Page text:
The views and opinions expressed in this blog are mine personally, and are not necessarily representative of Texas Health Resources or its subsidiaries.
Does IT Matter…Five Years Later?
By Ed Marx
In Nicholas Carr’s 2003 opinion piece for the Harvard Business Review, he threw a grenade on the IT dinner table. Carr argued vehemently that IT no longer mattered. He leveraged this high profile editorial into a best-selling, thought-provoking book in 2004, Does IT Matter? Carr’s central argument states that the strategic importance of IT has diminished over time; that IT has become nothing more than a commodity providing little competitive advantage. Consequently, according to Carr, companies should rethink their investment in IT. He also laid out his agenda for IT management, examining implications for business strategy and organization. Carr’s thesis was both embraced and vilified.
Written in the IT boom years’ post-internet “bubble,” does the economic downturn change the game?
As I observe and research, I see fatalists and opportunists at odds. The fatalist has accepted Carr’s pronouncement as fact and has become complacent, allowing the administration to marginalize IT. Opportunists, on the other hand, see the circumstances as the tipping point to reinforce, or for the first time, position IT as strategic.
I interpret Carr’s compelling arguments as a call to action. During these dour economic times, IT has a heroic opportunity to be a catalyst for prosperity, a key differentiator. This means I cannot sit back and accept current fate, allowing IT to dissolve into a simplistic commodity. To advance my organization, I hunt for and seize strategic opportunities. The economy will not determine my destiny if I choose to leverage it as a clarion call and make every effort to expand our services while lowering costs.
I have my department reaching out to select vendors and changing our value proposition from transactional to transformational relationships. It’s not about broad generalizations. Success is about the individual organization, its circumstances, and ultimately, you—the IT leader.
As organizations look to cut spending, IT is not immune. As discussed in my post “Brigades, Battalions and Budgets,” continual across-the-board expense reductions will underscore IT as a commodity and a cost center to be managed—Exhibit #1 for Carr. Call me competitive, but I believe that companies who lay low and marginalize their IT will have a much lengthier recovery period. In contrast, those companies that seize the opportunity and invest in IT strategically will not only perform better but do so at the expense of their competitors. Some of our current work is going to change our competitive dynamic.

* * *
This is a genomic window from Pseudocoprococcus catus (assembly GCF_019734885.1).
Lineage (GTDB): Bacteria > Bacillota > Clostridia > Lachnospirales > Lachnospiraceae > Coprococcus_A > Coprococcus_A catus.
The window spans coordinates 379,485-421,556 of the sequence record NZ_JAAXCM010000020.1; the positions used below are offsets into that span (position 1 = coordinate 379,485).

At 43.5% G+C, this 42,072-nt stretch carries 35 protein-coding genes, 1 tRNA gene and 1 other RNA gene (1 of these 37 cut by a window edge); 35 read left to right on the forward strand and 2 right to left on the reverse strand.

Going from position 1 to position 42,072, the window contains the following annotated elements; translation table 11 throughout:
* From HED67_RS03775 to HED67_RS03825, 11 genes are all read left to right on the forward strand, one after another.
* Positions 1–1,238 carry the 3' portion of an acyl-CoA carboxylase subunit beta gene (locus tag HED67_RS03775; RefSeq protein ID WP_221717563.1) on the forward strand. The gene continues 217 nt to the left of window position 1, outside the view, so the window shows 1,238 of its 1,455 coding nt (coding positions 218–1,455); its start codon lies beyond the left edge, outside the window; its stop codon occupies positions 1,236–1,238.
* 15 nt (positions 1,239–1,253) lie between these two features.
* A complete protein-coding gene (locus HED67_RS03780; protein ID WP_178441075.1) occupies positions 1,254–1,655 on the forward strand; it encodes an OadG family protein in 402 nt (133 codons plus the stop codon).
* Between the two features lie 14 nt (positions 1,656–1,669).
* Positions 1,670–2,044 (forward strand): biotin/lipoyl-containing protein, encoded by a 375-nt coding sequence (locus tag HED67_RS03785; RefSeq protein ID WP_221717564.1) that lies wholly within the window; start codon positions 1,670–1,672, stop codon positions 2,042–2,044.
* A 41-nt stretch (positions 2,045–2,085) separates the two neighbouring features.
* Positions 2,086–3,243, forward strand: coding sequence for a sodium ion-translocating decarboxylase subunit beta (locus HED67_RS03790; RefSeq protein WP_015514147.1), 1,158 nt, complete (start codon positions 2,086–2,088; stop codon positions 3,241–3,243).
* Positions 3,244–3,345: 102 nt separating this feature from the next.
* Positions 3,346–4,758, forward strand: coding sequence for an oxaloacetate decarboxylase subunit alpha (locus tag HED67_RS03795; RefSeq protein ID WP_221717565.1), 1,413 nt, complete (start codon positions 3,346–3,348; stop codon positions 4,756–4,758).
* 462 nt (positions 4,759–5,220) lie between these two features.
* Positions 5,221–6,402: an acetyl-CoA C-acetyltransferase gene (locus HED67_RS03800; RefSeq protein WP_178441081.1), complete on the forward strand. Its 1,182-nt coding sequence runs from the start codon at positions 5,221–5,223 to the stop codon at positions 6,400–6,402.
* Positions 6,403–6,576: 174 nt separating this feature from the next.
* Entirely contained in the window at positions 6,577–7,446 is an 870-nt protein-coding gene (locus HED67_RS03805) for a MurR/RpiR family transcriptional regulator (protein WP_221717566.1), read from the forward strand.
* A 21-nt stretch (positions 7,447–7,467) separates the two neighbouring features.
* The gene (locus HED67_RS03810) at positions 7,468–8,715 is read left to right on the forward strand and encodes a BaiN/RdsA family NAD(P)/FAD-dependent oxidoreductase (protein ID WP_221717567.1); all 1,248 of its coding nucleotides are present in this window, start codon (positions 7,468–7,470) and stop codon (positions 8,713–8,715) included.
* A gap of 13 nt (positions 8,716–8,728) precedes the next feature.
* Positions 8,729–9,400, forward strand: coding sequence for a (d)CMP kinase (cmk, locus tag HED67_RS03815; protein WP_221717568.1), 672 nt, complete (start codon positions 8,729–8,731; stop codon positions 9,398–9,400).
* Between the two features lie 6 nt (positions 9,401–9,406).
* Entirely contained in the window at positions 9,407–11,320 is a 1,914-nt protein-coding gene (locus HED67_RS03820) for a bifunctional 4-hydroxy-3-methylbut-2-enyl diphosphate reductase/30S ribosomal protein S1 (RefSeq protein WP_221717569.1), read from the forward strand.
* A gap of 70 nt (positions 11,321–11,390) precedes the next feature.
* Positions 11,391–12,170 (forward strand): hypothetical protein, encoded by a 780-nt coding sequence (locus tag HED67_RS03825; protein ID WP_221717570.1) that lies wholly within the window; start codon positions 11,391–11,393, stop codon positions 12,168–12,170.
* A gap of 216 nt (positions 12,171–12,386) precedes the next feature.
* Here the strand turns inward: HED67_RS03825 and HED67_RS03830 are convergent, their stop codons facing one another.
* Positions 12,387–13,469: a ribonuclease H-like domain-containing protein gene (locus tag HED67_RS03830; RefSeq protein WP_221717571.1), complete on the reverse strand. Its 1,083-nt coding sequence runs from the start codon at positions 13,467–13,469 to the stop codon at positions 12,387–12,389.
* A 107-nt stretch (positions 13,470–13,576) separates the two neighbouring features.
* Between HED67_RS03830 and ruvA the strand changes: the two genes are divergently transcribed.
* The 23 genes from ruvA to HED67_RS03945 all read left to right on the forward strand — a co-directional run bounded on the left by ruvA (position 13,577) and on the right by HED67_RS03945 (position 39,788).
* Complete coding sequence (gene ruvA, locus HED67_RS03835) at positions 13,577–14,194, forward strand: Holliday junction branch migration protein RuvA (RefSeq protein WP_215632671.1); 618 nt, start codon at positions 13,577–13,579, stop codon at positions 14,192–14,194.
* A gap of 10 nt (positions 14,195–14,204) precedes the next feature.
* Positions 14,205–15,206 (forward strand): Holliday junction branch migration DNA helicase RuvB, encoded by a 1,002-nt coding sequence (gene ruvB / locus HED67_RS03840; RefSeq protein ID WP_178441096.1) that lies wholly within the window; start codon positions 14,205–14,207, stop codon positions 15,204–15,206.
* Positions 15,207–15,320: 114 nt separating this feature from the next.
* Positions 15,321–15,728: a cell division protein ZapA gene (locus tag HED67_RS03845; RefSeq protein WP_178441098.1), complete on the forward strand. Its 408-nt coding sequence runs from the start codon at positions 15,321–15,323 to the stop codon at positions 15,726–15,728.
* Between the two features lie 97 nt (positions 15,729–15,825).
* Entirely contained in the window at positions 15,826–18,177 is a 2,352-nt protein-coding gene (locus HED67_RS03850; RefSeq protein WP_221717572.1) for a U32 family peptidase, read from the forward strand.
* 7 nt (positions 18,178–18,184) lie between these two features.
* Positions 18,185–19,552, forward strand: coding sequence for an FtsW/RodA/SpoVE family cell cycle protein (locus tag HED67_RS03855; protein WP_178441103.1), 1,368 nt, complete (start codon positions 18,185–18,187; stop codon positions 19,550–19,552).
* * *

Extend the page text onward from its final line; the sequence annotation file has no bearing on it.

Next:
Think. Brainstorm. Mashup. Research and develop strategies that will propel your organization forward. Even if your company is panicking and relying solely on expense reduction tactics, present ideas that demonstrate bottom line reduction and top line growth. Insist on having your voice heard. Demonstrate ROI through IT’s transformative and innovative power.
For competitive reasons I cannot share details, but we are doing these things. A risk-free example from my past happened at a community hospital. Our historic 45% market share in this two-hospital town was starting to plunge. Our across-town rival was replete with cash given their enviable position as part of a regional health system. Our Board decided that the best antidote was not to reduce expenses but to make strategic investments in IT. One year after the implementation of affiliated practice-based EMR’s, clinical inquiry application, and software to link referring physicians, our market position flipped. We saw a 20% swing, especially in hearts, births, orthopedics, and neurosurgery. We were featured nationally.
I have additional career examples, but I believe the point is made. Yes the economy is tough, and the fatalists are seeking to marginalize IT. But the time is right to forcefully lay hold of this opportunity and (re)establish IT as strategic and foundational for your organization’s long-term success.
Demonstrate the strategic power of IT.
Ed Marx is senior vice president and CIO at Texas Health Resources in Dallas-Fort Worth, TX. Ed encourages your interaction through this blog. (Use the “add a comment” function at the bottom of each post.) You can also connect with him directly through his profile pages on social networking sites LinkedIn and Facebook, and you can follow him via Twitter – User Name “marxists.”